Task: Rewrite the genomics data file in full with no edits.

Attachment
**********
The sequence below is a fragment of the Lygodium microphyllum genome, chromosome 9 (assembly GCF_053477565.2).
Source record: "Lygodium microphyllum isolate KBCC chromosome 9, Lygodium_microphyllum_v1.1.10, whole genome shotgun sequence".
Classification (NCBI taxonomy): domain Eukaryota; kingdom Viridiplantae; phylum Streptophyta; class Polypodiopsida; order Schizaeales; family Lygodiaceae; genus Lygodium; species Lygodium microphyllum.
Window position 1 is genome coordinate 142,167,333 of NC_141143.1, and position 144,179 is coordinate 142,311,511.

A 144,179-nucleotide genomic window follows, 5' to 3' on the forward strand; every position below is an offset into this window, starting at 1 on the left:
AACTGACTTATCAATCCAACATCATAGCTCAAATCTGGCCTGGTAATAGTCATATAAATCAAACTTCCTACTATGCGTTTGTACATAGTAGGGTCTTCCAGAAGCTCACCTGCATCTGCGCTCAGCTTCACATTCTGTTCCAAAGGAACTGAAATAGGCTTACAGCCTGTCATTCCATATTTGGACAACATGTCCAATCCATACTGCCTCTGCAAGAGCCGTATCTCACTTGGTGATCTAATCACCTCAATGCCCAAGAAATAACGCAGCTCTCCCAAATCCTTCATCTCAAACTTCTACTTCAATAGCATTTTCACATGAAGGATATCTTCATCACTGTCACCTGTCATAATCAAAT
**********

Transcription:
The sequence below is a fragment of the Lygodium microphyllum genome, chromosome 9 (assembly GCF_053477565.2).
Source record: "Lygodium microphyllum isolate KBCC chromosome 9, Lygodium_microphyllum_v1.1.10, whole genome shotgun sequence".
Classification (NCBI taxonomy): domain Eukaryota; kingdom Viridiplantae; phylum Streptophyta; class Polypodiopsida; order Schizaeales; family Lygodiaceae; genus Lygodium; species Lygodium microphyllum.
Window position 1 is genome coordinate 142,167,333 of NC_141143.1, and position 144,179 is coordinate 142,311,511.

A 144,179-nucleotide genomic window follows, 5' to 3' on the forward strand; every position below is an offset into this window, starting at 1 on the left:
AACTGACTTATCAATCCAACATCATAGCTCAAATCTGGCCTGGTAATAGTCATATAAATCAAACTTCCTACTATGCGTTTGTACATAGTAGGGTCTTCCAGAAGCTCACCTGCATCTGCGCTCAGCTTCACATTCTGTTCCAAAGGAACTGAAATAGGCTTACAGCCTGTCATTCCATATTTGGACAACATGTCCAATCCATACTGCCTCTGCAAGAGCCGTATCTCACTTGGTGATCTAATCACCTCAATGCCCAAGAAATAACGCAGCTCTCCCAAATCCTTCATCTCAAACTTCTACTTCAATAGCATTTTCACATGAAGGATATCTTCATCACTGTCACCTGTCATAATCAAAT